Stefano, a young restorer is commissioned to save a fresco representing the suffering of St. Sebastiano. The fresco painter was Legnani, that apparently was mentally disturbed and used to paint people close to die or in agony.
This film is not currently playing on MUBI but 30 other great films are. See what’s now showing
The House with Laughing WindowsDirected byPupi Avati
Released on August 16, 1976, this is, by far, the creepiest giallo. Unlike most giallos released in the 1970s (which are violent, stylish set pieces), the bizarre mystery at the heart of this film lingers in the viewer's subconscious. Perhaps the most deeply disturbing ending of any giallo.
***1/2. Atmospheric mystery thriller. Here, it's not a matter of Art imitating Life but rather a matter of Life imitating Art. I pecularly liked the formaldehyde scene and the quality of the acting in this film. A good surprise. Highly recommended.
Tries for atmospheric dread, but often falls into the dull type of giallos that are padded in plot with no real story, and it's too languid in pace to keep interesting. Since the main actor basically just walks around and investigates, the film lacks emotion and tension, and it's often scareless. Thus, the ominousness doesn't go anywhere until the end that's (finally) horrific and downbeat.
This film traumatized me as a kid for reasons that I cannot articulate. It still lingers in my subconscious. Most giallo fans venerate Argento, but this twisted gem from Pupi Avati provides a morbid viewing experience, akin to a slow, inexorable descent into sheer madness. The dreadful mood of this sleepy, rotten Italian provincial town stays with you. Argento got nothing on Avati.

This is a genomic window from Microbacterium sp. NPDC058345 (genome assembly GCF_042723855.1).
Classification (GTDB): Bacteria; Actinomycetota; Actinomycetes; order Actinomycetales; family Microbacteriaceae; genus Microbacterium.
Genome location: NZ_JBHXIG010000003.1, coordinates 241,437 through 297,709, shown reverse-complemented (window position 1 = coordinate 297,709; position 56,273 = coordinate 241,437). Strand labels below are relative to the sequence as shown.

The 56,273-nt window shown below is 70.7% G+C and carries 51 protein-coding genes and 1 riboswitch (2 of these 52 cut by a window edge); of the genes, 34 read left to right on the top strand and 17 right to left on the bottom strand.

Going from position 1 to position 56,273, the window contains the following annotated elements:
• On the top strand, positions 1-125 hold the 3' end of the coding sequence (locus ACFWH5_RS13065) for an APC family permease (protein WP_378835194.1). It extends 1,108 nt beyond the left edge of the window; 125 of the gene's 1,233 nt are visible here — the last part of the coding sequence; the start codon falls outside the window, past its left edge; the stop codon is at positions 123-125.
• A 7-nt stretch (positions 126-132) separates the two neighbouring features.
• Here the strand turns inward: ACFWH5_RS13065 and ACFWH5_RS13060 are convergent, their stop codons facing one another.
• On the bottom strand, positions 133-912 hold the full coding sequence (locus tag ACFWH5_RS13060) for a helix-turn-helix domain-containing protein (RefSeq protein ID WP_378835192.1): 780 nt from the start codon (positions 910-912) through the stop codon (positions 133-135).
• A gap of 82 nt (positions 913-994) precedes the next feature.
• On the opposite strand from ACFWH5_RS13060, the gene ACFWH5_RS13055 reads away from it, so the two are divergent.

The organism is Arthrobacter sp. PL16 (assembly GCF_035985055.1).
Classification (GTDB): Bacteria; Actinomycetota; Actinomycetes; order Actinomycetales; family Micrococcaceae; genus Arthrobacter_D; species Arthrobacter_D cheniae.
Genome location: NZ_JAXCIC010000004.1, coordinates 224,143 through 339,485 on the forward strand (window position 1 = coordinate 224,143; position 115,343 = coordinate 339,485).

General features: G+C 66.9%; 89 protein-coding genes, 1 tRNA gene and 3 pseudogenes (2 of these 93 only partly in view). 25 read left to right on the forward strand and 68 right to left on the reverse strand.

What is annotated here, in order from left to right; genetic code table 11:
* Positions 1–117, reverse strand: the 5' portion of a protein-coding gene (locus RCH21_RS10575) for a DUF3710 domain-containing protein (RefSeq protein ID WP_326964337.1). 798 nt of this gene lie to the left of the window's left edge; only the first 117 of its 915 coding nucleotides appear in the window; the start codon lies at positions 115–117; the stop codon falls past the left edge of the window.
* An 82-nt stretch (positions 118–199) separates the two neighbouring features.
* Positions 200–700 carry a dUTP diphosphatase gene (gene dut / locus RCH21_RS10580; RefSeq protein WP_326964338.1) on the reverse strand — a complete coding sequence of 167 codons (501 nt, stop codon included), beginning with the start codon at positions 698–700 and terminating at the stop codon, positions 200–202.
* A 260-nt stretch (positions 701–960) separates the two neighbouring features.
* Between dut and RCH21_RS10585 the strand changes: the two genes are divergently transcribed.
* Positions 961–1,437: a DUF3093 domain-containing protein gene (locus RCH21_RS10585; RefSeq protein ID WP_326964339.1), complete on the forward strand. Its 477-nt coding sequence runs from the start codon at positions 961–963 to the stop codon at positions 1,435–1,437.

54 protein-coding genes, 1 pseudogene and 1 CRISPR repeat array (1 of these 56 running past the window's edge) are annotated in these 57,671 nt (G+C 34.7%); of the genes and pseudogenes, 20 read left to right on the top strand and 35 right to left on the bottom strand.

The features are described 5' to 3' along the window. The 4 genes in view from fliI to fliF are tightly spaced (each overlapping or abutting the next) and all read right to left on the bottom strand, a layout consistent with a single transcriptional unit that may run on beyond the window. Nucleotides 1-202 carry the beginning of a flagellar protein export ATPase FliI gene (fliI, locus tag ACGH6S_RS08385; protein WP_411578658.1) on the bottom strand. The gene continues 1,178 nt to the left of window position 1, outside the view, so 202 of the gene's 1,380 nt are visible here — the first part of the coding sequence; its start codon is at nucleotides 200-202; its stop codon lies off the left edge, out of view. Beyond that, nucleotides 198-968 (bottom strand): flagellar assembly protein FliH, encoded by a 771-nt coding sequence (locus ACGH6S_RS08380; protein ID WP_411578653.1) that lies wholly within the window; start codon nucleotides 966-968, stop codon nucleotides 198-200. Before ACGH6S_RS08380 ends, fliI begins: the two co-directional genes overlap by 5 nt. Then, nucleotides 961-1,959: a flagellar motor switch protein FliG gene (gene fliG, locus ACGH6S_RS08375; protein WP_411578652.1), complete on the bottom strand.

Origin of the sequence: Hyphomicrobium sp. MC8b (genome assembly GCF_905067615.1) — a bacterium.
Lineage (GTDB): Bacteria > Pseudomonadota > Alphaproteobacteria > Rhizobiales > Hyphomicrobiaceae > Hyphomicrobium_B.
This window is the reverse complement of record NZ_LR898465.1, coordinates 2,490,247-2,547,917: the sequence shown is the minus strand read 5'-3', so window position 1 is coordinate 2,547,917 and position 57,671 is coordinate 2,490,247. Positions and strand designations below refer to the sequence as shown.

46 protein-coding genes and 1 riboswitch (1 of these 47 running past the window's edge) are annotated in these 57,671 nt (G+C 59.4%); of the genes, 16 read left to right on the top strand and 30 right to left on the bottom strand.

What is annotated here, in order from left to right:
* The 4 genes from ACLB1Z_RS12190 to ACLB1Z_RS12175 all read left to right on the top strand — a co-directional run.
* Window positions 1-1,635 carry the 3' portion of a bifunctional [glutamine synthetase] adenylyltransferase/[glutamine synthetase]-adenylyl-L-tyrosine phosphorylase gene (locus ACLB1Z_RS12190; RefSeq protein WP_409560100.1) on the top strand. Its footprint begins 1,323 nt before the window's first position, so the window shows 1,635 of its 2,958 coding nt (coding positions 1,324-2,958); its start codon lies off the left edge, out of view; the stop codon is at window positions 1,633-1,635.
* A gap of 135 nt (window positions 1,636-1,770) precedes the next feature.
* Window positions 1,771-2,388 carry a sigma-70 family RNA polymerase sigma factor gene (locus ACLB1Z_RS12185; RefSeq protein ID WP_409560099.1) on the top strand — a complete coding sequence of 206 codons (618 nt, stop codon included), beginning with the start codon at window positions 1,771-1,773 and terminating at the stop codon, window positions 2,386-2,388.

Slow-paced but not in the usual way: director Pupi Avati builds layers of tension and mystery instead of just padding out screentime. Lead actor Lino Capolicchio is a total non-presence onscreen but Francesca Marciano makes up for it by being one of the loveliest actresses I've ever laid eyes on. The ending may amount to a "gotcha!" gag but overall this is a superior Italian horror film. A giallo that isn't a giallo.
Strikes a such a precise chord of creepy for me - its flaws fit right in. Scratches my "dread" itch exactly; leaves much to the imagination. The void/unknowns, the mystery and realities that loom around the mild central characters, the objects, actors, their eyes and expressions.. music, the language.. and some details and events are amplified by the idea of Lignani's awful insight. Draws me in every time.
Don't know if I'm giving it a 3 or a 4. The music was one of the scariest sounds in the movie and really set the mood, and that was the most important thing. Thinking that the story and the characters weren't that new or original. No jump scares, but you'll get a real uneasy feeling when watching this.
Moody and surreal giallo that mostly eschews gore for a creepy atmosphere. If David Lynch made a giallo, it would be this movie.
Don't come to this looking for gruesome kills. But unlike most giallo, the mystery is actually very effective and (mostly) makes sense.